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Occidental Petroleum to Leave U'wa Land

by U'wa Defense Working Group Tuesday, May. 07, 2002 at 4:23 PM
kevin@amazonwatch.org

Los Angeles-At its annual shareholder meeting Friday, Occidental Petroleum (NYSE:OXY) announced its plans to return to the Colombian government its controversial Siriri oil block (formally Samore), located on the traditional territory of the U'wa people. This follows a nearly decade-long peaceful campaign by the U'wa to halt the oil project.

U'WA DEFENSE WORKING GROUP:

AMAZON WATCH . ACTION RESOURCE CENTER

PROJECT UNDERGROUND . RAINFOREST ACTION NETWORK

For Immediate Release

Contacts: Kevin Koenig-310.420.8245

May 3, 2002 7:30pm EDT

Patrick Reinsborough-415.722-1846

Occidental Petroleum to Leave U'wa Land!

Company Announces Plans to Leave Controversial Colombia Oil Project

Los Angeles-At its annual shareholder meeting today, Occidental Petroleum

(NYSE:OXY) announced its plans to return to the Colombian government its

controversial Siriri oil block (formally Samore), located on the traditional

territory of the U'wa people. This follows a nearly decade-long peaceful

campaign by the U'wa to halt the oil project.

"This is the news we have been waiting for. Sira, the God of the U'wa has

accompanied the U'wa here in Colombia and our friends around the world who

have supported us in this struggle. Now Sira is responding to us. This is

the result of the work of the U'wa and our friends around the world," said

an U'wa spokesperson.

The U'wa's campaign to protect their people and land from the violence and

environmental destruction that comes with oil projects in Colombia has

garnered international attention and created an ongoing public relations

liability for Oxy. Peaceful U'wa resistance to the Oxy project has been met

with several episodes of violent repression over the years, in one case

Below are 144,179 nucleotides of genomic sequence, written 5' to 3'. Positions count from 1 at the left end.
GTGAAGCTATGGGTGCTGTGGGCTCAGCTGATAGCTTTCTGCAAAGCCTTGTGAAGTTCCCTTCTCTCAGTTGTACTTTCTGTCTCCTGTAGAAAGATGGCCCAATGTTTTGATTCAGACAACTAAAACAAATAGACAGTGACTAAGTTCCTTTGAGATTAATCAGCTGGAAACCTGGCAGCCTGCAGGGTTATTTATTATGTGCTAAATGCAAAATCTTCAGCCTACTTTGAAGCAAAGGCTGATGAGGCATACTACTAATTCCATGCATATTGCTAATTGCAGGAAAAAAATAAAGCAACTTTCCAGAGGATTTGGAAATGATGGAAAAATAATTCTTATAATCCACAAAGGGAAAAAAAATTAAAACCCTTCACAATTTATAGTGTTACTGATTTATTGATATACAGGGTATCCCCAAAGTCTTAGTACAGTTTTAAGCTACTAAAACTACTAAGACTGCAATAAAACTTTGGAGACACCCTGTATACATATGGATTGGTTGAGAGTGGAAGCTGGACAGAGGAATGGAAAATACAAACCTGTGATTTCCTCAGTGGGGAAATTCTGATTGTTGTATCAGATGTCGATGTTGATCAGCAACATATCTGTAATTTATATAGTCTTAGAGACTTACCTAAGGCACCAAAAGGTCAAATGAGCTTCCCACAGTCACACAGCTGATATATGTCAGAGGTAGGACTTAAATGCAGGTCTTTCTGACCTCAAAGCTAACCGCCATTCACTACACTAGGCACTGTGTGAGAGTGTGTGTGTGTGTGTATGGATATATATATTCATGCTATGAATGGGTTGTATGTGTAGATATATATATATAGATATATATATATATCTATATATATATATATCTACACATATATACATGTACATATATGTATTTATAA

resulting in the death of three indigenous children during a military break

up of peaceful U'wa blockades.

The U'wa have repeatedly denounced Occidental's oil operation, saying it

threatens their tribe and will raise the death toll of innocent civilians

caught in the crossfire of Colombia's civil war.

Activists noted that while Oxy's departure from the oil block is a welcomed

development, the threat remains that another company could take over the

area. In addition, Repsol-YPF is currently looking to develop the Capachos

oil block, also located on traditional U'wa land.

"Oxy's departure from the oil block will be a great victory for the U'wa,"

said Atossa Soltani, Director of Amazon Watch. "Oxy now needs to commit to

staying out of all U'wa ancestral lands permanently."

Last July, Oxy announced that its first exploratory well on U'wa land turned

up dry. Today the company cited economic reasons for relinquishing the

block, while observers noted that the company's continuing public relations

conflicts around U'wa issue weighed heavily on the decision.

Meanwhile, Occidental also finds itself center stage in the growing

controversy around the Bush Administration's military aid proposal to hand

over million of U.S. taxpayers' money to defend Occidental's Caño Limon

oil pipeline in Colombia, which runs through traditional U'wa land.

If Congress passes the proposal, this targeted military assistance for the

pipeline will set a dangerous precedent of taxpayers covering private

corporations' security expenses overseas. Critics say this is a clear case

of corporate welfare. Based on last year's level of U.S. oil imports from

Caño Limon, taxpayers will be covering Occidental's security expenses at the

cost of per barrel of oil.

Occidental also finds itself in the spotlight this week with Attorney

General Ashcroft's indictment of six FARC guerrillas for the 1999 murders of

three Americans working in Colombia with the U'wa people. Among the

activists murdered was Terence Freitas who founded the U'wa Defense Project.

Freitas' family issued a statement in opposition to more military aid to

Colombia (available upon request).

The U'wa are expected to release a full statement next week.

-END-

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Statement by family of FARC victim

by Duff Wednesday, May. 08, 2002 at 11:02 PM
duff@ecomail.org

Subject: Statement by family of FARC victim on day of US grand jury indictment

For Immediate Release: 5:40 pm EST April 30, 2002

Following Grand Jury Indictment of Colombia's FARC Leadership for 1999

Murders, Statement by Family and Friends of Terence Freitas, One of the

Three US Citizens Killed by FARC

Contact: Abby Reyes, girlfriend of Terence Freitas,

Julie Freitas, mother of Terence Freitas,

Pete Freitas, father of Terence Freitas,

FARC guerillas kidnapped and murdered our son, brother, and friend, TerenceUnity Freitas, in early 1999. Terence was one of three US citizens taken by FARC after visiting the Colombian indigenous U'wa community on land